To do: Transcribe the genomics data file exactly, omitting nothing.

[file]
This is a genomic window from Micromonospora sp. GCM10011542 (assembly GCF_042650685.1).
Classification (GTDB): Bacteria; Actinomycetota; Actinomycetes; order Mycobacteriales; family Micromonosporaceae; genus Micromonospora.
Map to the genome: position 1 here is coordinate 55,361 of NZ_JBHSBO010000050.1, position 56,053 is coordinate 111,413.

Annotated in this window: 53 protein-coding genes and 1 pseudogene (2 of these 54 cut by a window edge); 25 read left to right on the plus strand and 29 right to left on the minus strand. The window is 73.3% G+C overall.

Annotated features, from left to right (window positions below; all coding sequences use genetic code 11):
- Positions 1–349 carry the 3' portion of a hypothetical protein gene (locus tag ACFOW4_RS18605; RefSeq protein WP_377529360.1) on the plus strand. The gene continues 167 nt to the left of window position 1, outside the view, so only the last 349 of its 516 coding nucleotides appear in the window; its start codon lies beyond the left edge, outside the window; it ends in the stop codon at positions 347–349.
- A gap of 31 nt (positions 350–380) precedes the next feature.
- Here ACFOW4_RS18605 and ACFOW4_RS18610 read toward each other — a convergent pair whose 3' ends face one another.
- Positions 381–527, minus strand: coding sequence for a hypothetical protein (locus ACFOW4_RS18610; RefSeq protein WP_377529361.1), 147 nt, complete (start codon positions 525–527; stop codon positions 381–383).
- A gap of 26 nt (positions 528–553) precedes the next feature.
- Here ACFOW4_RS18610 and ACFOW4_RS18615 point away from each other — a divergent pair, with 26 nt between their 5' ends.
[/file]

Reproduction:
This is a genomic window from Micromonospora sp. GCM10011542 (assembly GCF_042650685.1).
Classification (GTDB): Bacteria; Actinomycetota; Actinomycetes; order Mycobacteriales; family Micromonosporaceae; genus Micromonospora.
Map to the genome: position 1 here is coordinate 55,361 of NZ_JBHSBO010000050.1, position 56,053 is coordinate 111,413.

Annotated in this window: 53 protein-coding genes and 1 pseudogene (2 of these 54 cut by a window edge); 25 read left to right on the plus strand and 29 right to left on the minus strand. The window is 73.3% G+C overall.

Annotated features, from left to right (window positions below; all coding sequences use genetic code 11):
- Positions 1–349 carry the 3' portion of a hypothetical protein gene (locus tag ACFOW4_RS18605; RefSeq protein WP_377529360.1) on the plus strand. The gene continues 167 nt to the left of window position 1, outside the view, so only the last 349 of its 516 coding nucleotides appear in the window; its start codon lies beyond the left edge, outside the window; it ends in the stop codon at positions 347–349.
- A gap of 31 nt (positions 350–380) precedes the next feature.
- Here ACFOW4_RS18605 and ACFOW4_RS18610 read toward each other — a convergent pair whose 3' ends face one another.
- Positions 381–527, minus strand: coding sequence for a hypothetical protein (locus ACFOW4_RS18610; RefSeq protein WP_377529361.1), 147 nt, complete (start codon positions 525–527; stop codon positions 381–383).
- A gap of 26 nt (positions 528–553) precedes the next feature.
- Here ACFOW4_RS18610 and ACFOW4_RS18615 point away from each other — a divergent pair, with 26 nt between their 5' ends.